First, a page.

The published joint recommendations for an EU roadmap to restart travel and tourism calls again for more coordination between Member States with regard to travel restrictions as well as a harmonized EU framework for travel-related testing.
The tourism sector adds: “Once the health situation allows it, it is crucial to restart tourism and leisure activities alongside re-establishing freedom of movement. Governments should implement protocols for health and safety that seek to protect all tourists and workers, allowing for a restart of tourism activities using a risk-based approach. A harmonized approach is necessary, for instance based on the EU Guidance for the progressive resumption of tourism services issued on 13th May 2020”.
To help the EU citizens and businesses by providing the clearest and most accurate information possible, the European Commission has developed the “RE-open EU” platform, which is also available as an app.
 Free movement rights of travelers with an essential function or need, such as transport workers, health and social care, frontline, cross-border and seasonal workers are in theory ensured by specific rules.
 “EU law in the ‘first wave’: The legality of national measures to tackle the Covid-19 crisis”, by Mark Dawson, Professor of European Law and Governance, Hertie School, Berlin & Pierre Thielbörger, Public Law and International Law Professor and Director of the IFHV, Ruhr-University Bochum, 8 December 2020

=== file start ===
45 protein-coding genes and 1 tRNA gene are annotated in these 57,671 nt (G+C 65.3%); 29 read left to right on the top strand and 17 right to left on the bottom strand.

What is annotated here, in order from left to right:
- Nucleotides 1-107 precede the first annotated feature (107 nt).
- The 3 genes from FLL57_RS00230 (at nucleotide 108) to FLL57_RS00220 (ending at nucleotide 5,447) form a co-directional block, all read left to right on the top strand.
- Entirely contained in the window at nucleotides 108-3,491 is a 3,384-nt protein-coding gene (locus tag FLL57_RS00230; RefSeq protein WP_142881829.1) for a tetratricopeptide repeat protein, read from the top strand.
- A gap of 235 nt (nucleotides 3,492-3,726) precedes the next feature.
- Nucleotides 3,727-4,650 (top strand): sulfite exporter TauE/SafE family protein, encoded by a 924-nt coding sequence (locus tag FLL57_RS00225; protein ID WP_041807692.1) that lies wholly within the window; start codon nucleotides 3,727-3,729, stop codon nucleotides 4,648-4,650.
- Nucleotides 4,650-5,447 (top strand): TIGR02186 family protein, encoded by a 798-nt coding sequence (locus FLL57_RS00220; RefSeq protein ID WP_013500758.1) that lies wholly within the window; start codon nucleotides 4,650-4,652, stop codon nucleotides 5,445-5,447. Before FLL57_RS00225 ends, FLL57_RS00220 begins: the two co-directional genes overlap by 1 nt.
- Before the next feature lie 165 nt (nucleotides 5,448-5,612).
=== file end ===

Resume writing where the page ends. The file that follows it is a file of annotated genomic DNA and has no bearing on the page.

Above-mentioned study p. 14
 On 15 April 2020, the European Commission published a Joint European Roadmap towards lifting COVID-19 containment measures / On 13 May 2020, the Commission published a series of measures – the “Tourism and Transport” package – consisting of guidelines and recommendations aimed at helping Member States to gradually lift travel restrictions and allow, after months of closure, the tourism and cultural sector to recover while respecting the necessary health precautions / In August 2020, the European Commission called on Member States to allow unmarried couples to travel, noting that obstacles to the free movement of persons still exist / On 13 October 2020 the European Union attempted, through Council Recommendations, to call again on Member States to further coordinate in order to safeguard, inter alia, the free movement of persons by proposing common criteria to frame national restrictions as well as by setting a common threshold below which Member States should not restrict the free movement of persons travelling to or from another Member State.
 “EU law in the ‘first wave’: The legality of national measures to tackle the Covid-19 crisis”, p. 49